The role of evidence in a changing world
Many citizens (especially in Africa and Asia) have been left behind by the growing global economy and technological innovation. This rising inequality is further advanced by conflict, insecurity and migration.
In the US, UK and Europe – especially following the Brexit vote and the Trump presidency – we have seen the policy space polarised with an increasing suspicion of the objectivity and importance of experts and advisors; and a particular distrust of governments that are supposed to act on behalf of those most disenfranchised by globalisation – whether at home or abroad. Facts, evidence and truth seem under attack.
So, where next for international development: What hope is there for evidence-based policies amid all the talk of post-truth politics, fake news and alternative facts? In particular:
- How should evaluators respond and stay relevant to those in power?
- How might evidence help citizens that are most left behind by globalisation, or most marginalised by politics?
In November 2017, The Centre for Development Impact, a partnership between Itad, IDS and UEA, convened a panel of global development experts to discuss these questions and ask what role evidence should play in this emerging reality.
The event was streamed live on Facebook and you can catch up here:
What hope is there for evidence-based policies amid all the talk of post-truth politics, fake news and alternative facts? In particular:
How should evaluators respond and stay relevant to those in power?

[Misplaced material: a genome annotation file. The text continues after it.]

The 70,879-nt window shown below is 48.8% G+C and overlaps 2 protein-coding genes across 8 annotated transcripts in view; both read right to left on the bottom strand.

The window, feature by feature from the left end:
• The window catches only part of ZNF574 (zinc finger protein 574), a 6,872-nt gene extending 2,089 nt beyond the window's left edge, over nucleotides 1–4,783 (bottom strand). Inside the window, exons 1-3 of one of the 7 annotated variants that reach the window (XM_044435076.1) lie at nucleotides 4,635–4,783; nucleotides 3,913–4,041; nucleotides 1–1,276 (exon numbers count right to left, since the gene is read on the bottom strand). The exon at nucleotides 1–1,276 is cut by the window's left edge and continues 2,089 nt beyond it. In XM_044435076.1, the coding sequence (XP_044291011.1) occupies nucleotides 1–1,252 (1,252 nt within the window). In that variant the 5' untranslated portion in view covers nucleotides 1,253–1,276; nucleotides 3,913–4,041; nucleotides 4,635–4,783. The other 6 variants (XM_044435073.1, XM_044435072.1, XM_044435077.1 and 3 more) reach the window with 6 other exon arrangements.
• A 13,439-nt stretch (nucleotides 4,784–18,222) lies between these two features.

How might evidence help citizens that are most left behind by globalisation, or most marginalised by politics?
The Centre for Development Impact, a partnership between Itad, IDS and UEA, has convened a panel of global development experts to discuss these questions and ask what role evidence should play in this emerging reality.
Posted by Institute of Development Studies on Tuesday, 21 November 2017
Read the IDS blog ‘Is ‘post-truth’ simply about weakened accountability relationships?’ here.
About the speakers:
Michael Anderson is Visiting Fellow at the Center for Global Development and a member of the Board at the Institute of Development Studies. He was previously CEO of the Children’s Investment Fund Foundation and Director General at DFID. In 1999 he co-founded Bazian Ltd, a company specialising in evidence-based medicine, now part of the Economist Group.
Owen Barder is Vice President, Director of Center for Global Development Europe. He is also a Visiting Professor in Practice at the London School of Economics. He is a former civil servant, who worked at No.10, HM Treasury and the Department for International Development. He has also worked at in the South African Treasury on budget strategy; at Development Initiatives where he helped to establish the International Aid Transparency Initiative; and was a visiting scholar in economics at the University of California, Berkeley.
Claire Melamed is the Executive Director of the Global Partnership for Sustainable Development Data, headquartered in Washington, DC. She is based in London and was previously a Managing Director at the Overseas Development Institute, has worked for a number of international NGOs, the United Nations, and taught at the University of London and the Open University.
Melissa Leach is the Director of the Institute of Development Studies (IDS) at the University of Sussex. She founded and directed the ESRC STEPS (Social, Technological and Environmental Pathways to Sustainability) Centre from 2006 to 2014, with its pioneering pathways approach to innovation, sustainability and development issues.
Image © Royal Society of Victoria sign – Melbourne – MarchforScience.